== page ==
9th July
Metropolitan Police deputy assistant commissioner Brian Paddick, British Transport Police deputy chief constable Andy Trotter and London Underground managing director Tim O'Toole give a joint press conference, confirming that the three Tube explosions took place almost simultaneously.
Police evacuate Birmingham city centre after a security alert.
12th July
Armed police and army bomb disposal experts conduct three raids in the Beeston and Holbeck areas of Leeds and two in nearby Dewsbury, in West Yorkshire. The Metropolitan Police lead this operation, working in conjunction with West Yorkshire Police. By this point three suspects have been identified from CCTV footage, a missing person's report and documents found in the debris at each bomb site.
Up to 600 residents are evacuated from the area of a sixth raid, in the Burley area of Leeds. Residents are unable to return to their homes for two days following the confirmation that explosives have been found at the site.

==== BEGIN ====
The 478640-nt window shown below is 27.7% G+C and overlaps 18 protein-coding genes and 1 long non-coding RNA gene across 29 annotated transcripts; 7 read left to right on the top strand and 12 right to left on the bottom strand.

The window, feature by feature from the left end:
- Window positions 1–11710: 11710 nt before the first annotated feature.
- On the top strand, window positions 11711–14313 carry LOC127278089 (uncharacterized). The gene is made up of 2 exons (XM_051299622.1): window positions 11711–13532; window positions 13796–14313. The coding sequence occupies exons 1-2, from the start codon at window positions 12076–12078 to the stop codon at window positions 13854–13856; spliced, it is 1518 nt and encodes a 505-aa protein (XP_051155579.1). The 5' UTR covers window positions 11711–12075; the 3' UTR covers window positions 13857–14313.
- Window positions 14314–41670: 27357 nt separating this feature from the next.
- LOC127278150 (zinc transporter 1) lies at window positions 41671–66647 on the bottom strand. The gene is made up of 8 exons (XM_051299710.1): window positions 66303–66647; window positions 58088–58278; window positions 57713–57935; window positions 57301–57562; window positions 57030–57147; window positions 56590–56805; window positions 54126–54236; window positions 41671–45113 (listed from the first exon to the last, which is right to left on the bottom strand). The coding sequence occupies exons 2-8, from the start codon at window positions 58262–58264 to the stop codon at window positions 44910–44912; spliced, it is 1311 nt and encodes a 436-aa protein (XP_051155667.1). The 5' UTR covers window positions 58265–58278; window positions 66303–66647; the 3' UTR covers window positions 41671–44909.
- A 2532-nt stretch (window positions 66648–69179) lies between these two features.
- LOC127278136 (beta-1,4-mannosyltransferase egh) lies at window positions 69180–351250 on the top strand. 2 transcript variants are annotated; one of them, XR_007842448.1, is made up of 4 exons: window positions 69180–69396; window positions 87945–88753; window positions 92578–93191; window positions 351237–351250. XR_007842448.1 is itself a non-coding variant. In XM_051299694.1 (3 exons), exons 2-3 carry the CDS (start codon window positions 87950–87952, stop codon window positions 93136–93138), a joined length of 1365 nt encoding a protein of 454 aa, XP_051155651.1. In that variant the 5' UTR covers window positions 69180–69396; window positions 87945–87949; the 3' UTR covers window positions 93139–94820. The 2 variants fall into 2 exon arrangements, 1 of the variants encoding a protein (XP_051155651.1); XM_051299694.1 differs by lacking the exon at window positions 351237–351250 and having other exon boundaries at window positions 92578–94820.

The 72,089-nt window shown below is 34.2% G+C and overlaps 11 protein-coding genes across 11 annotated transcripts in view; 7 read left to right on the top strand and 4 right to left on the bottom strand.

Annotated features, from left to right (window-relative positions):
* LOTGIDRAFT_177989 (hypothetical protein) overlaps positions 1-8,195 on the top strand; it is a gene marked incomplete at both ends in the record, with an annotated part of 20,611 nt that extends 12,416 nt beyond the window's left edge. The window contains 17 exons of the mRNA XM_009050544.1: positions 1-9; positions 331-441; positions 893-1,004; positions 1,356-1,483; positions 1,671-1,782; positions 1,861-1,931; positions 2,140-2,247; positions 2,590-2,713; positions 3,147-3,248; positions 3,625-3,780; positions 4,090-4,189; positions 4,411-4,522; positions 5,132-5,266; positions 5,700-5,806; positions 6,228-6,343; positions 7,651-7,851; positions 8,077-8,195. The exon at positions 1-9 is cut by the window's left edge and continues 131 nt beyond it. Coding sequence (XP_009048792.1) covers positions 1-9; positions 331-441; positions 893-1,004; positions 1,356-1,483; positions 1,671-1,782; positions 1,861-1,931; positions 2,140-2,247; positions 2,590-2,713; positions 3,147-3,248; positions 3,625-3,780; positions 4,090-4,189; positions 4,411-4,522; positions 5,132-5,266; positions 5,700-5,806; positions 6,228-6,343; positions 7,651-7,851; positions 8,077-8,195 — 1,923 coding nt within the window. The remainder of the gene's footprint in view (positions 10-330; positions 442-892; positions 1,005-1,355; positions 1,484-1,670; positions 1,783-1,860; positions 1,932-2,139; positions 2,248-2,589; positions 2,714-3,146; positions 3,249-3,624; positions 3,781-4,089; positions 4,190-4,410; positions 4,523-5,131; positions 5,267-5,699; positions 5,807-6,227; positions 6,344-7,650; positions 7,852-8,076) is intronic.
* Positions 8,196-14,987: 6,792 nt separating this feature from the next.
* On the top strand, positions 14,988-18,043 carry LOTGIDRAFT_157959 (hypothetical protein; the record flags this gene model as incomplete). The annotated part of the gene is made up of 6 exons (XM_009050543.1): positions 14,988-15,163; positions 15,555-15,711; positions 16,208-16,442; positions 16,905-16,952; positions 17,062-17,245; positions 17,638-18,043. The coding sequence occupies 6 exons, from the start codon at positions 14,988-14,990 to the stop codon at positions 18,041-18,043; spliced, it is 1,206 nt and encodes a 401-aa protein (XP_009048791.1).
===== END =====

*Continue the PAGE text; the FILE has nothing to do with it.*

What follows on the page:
A controlled explosion is carried out at the site of the raid in Burley. Luton Railway Station is closed as police investigate a car parked there and believed to be associated with the suspects caught on CCTV cameras. After a series of controlled explosions the car is taken away for further examination.
13th July
A raid by police and bomb disposal experts takes place at a house in Aylesbury in Buckinghamshire, after the identification of a fourth suspect.
21 July
Small explosions occur at Shepherd's Bush Tube station (Hammersmith and City line), Warren Street and Oval.
A backpack is reported as exploding in east London on the Number 26 bus travelling from Waterloo to Hackney Wick.
University College Hospital is cordoned off by police, amid fears the bomber from the Warren Street Tube station ran into the building.
Sir Ian Blair says the situation is "firmly under control".
22 July
Jean Charles de Menezes is shot dead by plain clothes police at Stockwell tube station.
27 July
Yasin Hassan Omar, suspected of the failed attack at Warren Street on 21 July 2005, along with three other men, is arrested in Heybarnes Road, Birmingham. He was carrying a rucksack when he was arrested and, after resisting arrest, was hit with a Taser stun gun. Later he is taken to London for questioning by the Police.
29 July
Two more suspects are arrested in London. Later that same day, Hussain Osman, the fourth suspect, is arrested in Rome.
3 August
Piccadilly Line returns to service.